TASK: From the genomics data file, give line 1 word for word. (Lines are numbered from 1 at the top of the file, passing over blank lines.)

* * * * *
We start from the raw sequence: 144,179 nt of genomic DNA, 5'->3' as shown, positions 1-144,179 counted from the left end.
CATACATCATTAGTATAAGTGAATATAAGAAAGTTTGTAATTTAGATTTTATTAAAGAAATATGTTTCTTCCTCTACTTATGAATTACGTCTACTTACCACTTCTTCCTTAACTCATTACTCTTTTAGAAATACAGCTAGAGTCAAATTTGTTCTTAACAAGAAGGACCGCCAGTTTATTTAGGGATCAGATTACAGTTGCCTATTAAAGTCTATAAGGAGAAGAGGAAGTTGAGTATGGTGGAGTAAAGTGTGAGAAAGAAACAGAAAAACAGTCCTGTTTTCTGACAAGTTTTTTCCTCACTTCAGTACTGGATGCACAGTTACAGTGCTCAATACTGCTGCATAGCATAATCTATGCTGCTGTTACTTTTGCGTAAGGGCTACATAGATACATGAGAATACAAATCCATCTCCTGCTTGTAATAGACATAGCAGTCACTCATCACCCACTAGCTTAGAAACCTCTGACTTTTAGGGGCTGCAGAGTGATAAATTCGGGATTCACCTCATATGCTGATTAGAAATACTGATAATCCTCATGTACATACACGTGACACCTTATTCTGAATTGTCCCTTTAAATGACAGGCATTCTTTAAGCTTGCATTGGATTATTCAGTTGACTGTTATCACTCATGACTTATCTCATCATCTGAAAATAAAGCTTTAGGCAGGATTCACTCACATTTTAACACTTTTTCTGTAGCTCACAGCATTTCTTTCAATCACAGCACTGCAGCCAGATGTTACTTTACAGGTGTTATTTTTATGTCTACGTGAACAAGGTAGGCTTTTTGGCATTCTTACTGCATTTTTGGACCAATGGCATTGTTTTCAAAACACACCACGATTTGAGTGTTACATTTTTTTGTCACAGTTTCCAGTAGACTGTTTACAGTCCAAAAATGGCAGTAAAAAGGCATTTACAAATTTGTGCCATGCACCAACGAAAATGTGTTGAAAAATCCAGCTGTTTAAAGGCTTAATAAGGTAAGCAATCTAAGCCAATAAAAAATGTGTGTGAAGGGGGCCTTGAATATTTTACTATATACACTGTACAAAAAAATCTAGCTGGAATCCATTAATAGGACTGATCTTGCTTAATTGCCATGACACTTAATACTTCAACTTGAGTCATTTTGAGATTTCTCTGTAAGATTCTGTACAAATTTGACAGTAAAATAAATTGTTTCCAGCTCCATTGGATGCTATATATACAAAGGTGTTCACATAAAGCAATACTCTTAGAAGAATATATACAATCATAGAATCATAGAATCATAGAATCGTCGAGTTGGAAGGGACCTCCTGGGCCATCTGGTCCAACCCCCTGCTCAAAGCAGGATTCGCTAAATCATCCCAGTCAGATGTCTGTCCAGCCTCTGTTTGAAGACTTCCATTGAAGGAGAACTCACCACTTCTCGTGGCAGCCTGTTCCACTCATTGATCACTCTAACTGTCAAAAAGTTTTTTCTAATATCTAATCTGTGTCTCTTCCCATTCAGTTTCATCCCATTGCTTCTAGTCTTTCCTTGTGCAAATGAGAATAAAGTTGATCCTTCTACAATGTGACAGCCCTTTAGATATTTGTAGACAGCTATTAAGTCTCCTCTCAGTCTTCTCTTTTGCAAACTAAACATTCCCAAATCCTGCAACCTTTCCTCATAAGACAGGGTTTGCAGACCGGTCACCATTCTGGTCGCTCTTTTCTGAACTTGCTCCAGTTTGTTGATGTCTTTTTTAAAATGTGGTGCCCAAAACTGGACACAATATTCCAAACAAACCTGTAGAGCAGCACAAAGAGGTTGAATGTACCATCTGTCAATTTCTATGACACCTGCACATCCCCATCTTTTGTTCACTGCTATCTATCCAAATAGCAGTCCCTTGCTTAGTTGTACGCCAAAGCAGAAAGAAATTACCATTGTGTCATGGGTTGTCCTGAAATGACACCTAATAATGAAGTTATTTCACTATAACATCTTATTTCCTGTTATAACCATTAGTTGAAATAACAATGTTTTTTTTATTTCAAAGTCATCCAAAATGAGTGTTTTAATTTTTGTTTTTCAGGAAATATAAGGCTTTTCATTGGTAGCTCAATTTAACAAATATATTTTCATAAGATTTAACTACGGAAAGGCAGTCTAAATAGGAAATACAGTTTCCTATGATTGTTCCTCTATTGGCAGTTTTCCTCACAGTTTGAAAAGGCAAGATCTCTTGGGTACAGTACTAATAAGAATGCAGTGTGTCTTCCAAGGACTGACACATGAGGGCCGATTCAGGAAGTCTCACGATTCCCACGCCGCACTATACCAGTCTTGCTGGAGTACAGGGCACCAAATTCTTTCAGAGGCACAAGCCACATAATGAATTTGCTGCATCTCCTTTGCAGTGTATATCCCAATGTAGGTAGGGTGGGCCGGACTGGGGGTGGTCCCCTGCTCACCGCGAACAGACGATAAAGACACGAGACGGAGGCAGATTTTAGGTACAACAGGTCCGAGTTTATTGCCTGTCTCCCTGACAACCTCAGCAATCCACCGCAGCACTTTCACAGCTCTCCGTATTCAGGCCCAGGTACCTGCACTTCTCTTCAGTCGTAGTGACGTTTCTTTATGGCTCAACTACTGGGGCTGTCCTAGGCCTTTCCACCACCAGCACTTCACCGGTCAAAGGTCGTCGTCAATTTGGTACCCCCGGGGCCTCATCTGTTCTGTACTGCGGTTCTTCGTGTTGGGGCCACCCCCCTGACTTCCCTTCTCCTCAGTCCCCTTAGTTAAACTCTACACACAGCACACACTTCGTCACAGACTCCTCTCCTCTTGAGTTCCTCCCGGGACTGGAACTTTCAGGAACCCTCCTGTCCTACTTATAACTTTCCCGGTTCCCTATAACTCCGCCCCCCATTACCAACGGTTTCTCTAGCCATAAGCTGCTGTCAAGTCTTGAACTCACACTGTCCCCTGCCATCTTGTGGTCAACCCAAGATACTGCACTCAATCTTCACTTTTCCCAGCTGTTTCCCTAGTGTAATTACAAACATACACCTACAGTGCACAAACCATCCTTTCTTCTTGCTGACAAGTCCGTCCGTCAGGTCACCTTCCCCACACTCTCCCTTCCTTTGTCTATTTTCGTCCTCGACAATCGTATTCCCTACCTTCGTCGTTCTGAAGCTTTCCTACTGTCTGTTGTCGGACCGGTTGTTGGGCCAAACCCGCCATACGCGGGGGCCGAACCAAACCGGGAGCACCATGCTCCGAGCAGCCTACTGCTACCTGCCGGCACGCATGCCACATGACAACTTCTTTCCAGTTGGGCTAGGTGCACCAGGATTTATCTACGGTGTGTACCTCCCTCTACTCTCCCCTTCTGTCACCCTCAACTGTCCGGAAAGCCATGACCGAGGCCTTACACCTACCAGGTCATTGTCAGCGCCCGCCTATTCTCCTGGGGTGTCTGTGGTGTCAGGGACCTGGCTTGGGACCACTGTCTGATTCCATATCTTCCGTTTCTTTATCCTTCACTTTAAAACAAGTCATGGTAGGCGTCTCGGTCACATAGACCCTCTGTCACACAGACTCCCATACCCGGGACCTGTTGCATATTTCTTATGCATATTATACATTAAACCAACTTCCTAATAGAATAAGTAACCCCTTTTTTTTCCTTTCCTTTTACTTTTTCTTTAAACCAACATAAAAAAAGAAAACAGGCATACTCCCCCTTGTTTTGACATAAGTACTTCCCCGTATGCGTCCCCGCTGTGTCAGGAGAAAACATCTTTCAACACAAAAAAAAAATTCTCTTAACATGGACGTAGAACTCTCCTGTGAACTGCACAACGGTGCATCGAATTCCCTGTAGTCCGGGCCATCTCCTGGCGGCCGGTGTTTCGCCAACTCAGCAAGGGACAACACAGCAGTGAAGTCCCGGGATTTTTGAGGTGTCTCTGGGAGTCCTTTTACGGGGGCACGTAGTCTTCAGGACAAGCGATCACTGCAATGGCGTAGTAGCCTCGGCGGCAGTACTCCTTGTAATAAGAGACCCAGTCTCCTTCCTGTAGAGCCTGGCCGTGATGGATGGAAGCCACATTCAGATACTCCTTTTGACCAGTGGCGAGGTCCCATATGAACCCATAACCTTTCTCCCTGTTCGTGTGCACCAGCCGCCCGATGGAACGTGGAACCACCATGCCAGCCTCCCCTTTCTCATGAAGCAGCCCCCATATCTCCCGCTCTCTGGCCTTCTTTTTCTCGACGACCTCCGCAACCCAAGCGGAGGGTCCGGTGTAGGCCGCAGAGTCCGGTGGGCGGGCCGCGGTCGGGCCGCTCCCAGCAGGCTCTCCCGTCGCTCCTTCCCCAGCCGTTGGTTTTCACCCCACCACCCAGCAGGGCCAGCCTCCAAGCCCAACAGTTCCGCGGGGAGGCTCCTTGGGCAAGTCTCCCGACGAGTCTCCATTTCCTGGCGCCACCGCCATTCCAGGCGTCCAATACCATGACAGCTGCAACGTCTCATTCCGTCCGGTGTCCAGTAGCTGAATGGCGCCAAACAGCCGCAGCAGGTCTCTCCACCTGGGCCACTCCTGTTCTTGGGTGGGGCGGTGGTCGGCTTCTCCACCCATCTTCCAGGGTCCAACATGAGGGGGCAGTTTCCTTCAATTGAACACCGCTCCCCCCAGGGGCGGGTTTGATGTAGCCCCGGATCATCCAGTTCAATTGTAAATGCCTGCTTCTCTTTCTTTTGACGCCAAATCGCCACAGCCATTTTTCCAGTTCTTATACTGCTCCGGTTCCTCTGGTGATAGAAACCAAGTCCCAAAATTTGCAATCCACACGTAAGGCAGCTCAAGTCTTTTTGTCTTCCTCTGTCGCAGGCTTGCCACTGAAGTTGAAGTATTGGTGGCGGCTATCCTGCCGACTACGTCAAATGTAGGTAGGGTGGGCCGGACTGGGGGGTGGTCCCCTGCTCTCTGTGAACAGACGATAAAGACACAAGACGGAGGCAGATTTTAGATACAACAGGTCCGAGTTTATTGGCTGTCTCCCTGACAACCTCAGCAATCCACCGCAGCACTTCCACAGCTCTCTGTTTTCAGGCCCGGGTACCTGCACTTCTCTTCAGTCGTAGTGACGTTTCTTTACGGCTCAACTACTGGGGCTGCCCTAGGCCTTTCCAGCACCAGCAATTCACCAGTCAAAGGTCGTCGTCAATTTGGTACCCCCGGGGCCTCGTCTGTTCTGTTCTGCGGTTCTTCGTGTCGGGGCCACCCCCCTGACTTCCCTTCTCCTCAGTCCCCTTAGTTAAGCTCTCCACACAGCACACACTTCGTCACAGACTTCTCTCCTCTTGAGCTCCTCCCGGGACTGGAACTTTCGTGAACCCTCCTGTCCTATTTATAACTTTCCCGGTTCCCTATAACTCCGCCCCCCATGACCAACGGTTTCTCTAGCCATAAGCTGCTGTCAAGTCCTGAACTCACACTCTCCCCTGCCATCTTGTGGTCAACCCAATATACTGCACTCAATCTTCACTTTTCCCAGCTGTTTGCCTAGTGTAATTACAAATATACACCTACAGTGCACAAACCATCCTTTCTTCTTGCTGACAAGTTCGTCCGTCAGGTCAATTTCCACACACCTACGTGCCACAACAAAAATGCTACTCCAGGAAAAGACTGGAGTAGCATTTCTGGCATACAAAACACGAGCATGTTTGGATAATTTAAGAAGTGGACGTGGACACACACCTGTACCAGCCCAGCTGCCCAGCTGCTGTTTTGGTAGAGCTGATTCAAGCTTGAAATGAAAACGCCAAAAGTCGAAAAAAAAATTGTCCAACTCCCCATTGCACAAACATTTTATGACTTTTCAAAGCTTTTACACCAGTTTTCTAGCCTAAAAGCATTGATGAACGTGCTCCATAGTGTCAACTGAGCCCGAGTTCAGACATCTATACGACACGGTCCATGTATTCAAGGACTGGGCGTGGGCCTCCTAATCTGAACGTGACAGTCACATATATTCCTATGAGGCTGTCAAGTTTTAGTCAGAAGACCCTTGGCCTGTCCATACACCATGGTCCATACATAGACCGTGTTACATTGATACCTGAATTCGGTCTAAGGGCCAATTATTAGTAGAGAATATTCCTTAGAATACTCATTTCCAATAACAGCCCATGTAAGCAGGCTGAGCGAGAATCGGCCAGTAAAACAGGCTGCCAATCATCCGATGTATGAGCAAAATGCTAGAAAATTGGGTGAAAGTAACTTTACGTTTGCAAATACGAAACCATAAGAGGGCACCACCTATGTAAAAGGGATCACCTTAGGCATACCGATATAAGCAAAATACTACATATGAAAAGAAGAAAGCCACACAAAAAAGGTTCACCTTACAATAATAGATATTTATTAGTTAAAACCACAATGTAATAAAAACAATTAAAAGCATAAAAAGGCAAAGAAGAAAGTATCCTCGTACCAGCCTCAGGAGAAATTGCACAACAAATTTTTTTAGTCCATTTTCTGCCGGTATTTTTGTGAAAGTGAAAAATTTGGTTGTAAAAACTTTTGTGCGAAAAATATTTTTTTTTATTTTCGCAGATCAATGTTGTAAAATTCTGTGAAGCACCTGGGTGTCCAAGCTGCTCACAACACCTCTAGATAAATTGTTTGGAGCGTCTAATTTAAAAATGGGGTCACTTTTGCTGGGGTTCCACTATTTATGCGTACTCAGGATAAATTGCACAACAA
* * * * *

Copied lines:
We start from the raw sequence: 144,179 nt of genomic DNA, 5'->3' as shown, positions 1-144,179 counted from the left end.